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LSU coach Ed Orgeron speaks Tuesday, January 14, 2020, during the champions news conference following LSU's 42-25 win over Clemson in the CFP National Championship Game in New Orleans.

How much is different about February’s national signing day in 2021 compared to say, 2001?

How different is the roiling pot of a backyard crawfish boil to the small simmering saucepan you need to boil an egg on your stovetop?

The first Wednesday in February used to be a day of names going up on a big board. There was a dawn-to-dusk party to watch them roll. Food, auctions, interviews, an appearance by the brass section of the LSU marching band in a downtown Baton Rouge convention hall. And, memorably one year, former coach Les Miles publicly bashing a player who didn’t sign with the Tigers for not having “the chest” to come to LSU and compete.

Certainly the pandemic would have eighty-sixed most of those festivities this year, but it’s all changed anyway. Now with the early signing period, most of it is over barring a couple of shouts come February. LSU signed 20 players in December, two more as of close of business Wednesday afternoon.

Strange as it seems, the February signing period has become practically obsolete, to the point where its elimination is something the NCAA should consider going forward. Still, that doesn’t mean for now there aren’t important things to hear even though the volume has been turned way down on signing day.

You just have to listen a little more closely.

First of all, the class Ed Orgeron and LSU pulled in is another strong one. The Tigers stood Wednesday ranked No. 4 nationally according to 247Sports.com. It is LSU’s third straight top-five recruiting class in those rankings, a claim only Alabama and Georgia can also make.

Now, a top-five class is no guarantee of future success. Just ask now unemployed Texas coach and former unrequited LSU love interest Tom Herman, who signed the No. 3-ranked class in 2019 (doesn’t that seem like a million years ago?). Or dare to ask Orgeron after a rocky 2020 season that needed a 2-0 finish to end up at 5-5. But stacking classes as LSU has should have you in the title conversation on a Southeastern Conference and national level. It is fair to expect the Tigers to begin the climb back into those conversations starting this fall.

Recruiting rankings are one thing, the raw calculus of player ratings and star power. There is also filling needs. What does it benefit a football program to sign seven four-star wide receivers and no defensive linemen? Here LSU has also checked the boxes. It has nimbly assembled a collection of players representing every position group — quarterback, running back, wide receiver, tight end, offensive line, defensive line, linebacker, cornerback, safety, even punter — except place-kicker. Given that Cade York will be a reclassified sophomore this fall, that isn’t a worry this year.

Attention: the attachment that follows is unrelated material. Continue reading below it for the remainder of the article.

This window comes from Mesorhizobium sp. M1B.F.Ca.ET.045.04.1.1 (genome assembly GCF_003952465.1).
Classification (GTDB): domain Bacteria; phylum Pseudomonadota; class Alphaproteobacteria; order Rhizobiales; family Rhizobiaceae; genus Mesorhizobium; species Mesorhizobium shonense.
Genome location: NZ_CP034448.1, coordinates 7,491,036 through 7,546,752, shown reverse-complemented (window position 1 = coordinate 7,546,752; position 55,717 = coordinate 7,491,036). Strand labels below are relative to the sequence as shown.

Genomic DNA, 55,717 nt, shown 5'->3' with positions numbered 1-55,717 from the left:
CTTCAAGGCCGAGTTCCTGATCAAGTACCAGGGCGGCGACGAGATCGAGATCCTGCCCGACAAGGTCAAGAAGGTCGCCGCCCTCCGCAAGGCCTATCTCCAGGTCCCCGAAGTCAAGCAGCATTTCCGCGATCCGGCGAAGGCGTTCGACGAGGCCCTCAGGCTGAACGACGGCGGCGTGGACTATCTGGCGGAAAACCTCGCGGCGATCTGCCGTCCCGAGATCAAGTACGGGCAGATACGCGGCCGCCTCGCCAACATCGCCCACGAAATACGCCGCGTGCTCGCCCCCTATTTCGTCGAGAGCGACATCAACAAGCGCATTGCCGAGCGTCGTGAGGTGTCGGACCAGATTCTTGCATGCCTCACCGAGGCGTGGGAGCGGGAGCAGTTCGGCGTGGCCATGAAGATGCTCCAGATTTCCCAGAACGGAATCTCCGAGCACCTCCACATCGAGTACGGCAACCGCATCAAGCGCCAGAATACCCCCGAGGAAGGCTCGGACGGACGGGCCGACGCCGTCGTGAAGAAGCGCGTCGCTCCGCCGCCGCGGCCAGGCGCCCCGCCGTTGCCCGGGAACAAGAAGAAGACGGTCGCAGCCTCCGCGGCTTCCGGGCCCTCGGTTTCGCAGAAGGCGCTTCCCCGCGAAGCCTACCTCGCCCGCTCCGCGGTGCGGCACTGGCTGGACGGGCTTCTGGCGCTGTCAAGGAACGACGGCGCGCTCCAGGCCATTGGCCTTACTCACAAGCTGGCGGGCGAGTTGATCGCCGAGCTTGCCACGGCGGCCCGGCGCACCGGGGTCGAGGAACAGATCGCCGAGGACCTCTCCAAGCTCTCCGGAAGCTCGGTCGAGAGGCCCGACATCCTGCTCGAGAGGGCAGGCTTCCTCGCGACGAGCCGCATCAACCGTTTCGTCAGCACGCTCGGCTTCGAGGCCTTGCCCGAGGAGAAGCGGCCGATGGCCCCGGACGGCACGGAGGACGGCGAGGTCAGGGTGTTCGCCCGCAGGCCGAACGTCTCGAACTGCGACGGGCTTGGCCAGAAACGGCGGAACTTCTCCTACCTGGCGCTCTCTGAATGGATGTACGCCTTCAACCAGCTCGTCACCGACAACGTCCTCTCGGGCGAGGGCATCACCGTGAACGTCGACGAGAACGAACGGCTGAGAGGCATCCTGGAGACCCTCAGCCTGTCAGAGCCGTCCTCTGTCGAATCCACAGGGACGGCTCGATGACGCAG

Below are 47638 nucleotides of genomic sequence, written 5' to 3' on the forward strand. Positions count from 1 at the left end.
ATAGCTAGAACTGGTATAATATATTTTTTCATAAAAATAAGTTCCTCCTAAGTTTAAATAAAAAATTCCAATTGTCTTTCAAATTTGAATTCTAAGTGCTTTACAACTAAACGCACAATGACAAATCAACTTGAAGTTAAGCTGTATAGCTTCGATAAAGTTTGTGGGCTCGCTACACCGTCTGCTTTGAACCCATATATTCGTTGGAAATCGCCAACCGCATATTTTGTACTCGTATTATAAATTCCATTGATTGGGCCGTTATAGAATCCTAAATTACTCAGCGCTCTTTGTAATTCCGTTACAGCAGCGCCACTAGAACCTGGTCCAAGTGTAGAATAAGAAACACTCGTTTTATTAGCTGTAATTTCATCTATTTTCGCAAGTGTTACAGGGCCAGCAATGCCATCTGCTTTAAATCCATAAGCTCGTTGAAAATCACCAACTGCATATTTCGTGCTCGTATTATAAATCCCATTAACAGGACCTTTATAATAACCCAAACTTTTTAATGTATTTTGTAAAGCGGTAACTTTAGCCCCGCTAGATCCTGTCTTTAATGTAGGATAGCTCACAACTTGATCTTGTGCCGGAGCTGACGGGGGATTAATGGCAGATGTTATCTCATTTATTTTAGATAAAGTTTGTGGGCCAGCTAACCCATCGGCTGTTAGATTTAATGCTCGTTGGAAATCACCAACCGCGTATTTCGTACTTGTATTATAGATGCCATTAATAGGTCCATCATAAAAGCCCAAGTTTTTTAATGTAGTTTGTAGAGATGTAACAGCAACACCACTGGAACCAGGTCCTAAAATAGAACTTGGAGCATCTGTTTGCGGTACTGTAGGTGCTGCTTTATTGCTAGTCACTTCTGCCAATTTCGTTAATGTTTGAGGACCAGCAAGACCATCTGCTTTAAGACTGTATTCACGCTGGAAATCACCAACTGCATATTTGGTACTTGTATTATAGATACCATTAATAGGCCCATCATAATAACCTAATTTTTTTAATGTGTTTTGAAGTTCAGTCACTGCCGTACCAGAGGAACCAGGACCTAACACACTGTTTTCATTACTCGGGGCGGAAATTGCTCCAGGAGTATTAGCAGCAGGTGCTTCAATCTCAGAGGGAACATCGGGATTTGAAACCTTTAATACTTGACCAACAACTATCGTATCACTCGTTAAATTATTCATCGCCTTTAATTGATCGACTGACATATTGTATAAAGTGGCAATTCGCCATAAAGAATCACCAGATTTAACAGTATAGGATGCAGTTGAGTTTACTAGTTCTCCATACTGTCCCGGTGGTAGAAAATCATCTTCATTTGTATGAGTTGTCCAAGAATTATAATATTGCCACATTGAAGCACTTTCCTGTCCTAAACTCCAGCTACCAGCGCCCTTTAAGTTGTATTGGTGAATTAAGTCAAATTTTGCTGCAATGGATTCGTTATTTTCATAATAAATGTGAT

LSU’s haul includes its second straight top-10 rated quarterback prospect. Last year it was Max Johnson, who will be a prime contender in the derby to take that first snap Sept. 4 against UCLA in the Rose Bowl. In this class it’s Lake Charles native Garrett Nussmeier. Next, LSU has another top-10 signal caller lined up in legacy Walker Howard from St. Thomas More in Lafayette, the top-rated prospect in what promises to be a stacked Louisiana recruiting cycle for 2021-22.

It’s also about the players LSU didn’t get. Yet.

Three seats remain at the Tigers’ recruiting table. One of them you have to think could be filled soon by the state’s highest-rated unsigned prospect: Walker wide receiver Brian Thomas. But LSU will also surely be stepping into that new theater of recruiting wars: the graduate transfer market.

A couple of years ago, Orgeron would have gotten roasted on the message boards for not signing a full 25 by February. In 2021, it looks like shrewd business sense.

“Experience tells me to save a couple of scholarships to get great graduate transfers,” Orgeron said Monday. “I wouldn’t want to go into the spring not having spots for great graduate transfers or anybody in the transfer portal.

“I do believe we’ll have at least two, or maybe three, and that we’re looking at specific needs — especially at linebacker. If we feel that there’s some linebackers that can come in here and help us immediately, we’re going to go after ‘em.”

Transferring has become all the rage in college football, as LSU well knows (Exhibit A: tight end Arik Gilbert to Florida). But it is a two-way street. The key is not to get played, but to play both sides. It is into that thick traffic that Orgeron and his staff now merge, with the idea of rounding out their class of glittering youth with some savvy veterans.

If they can do that, down the road there may still be reason for LSU fans to want to strike up the band.

Email Scott Rabalais at srabalais@theadvocate.com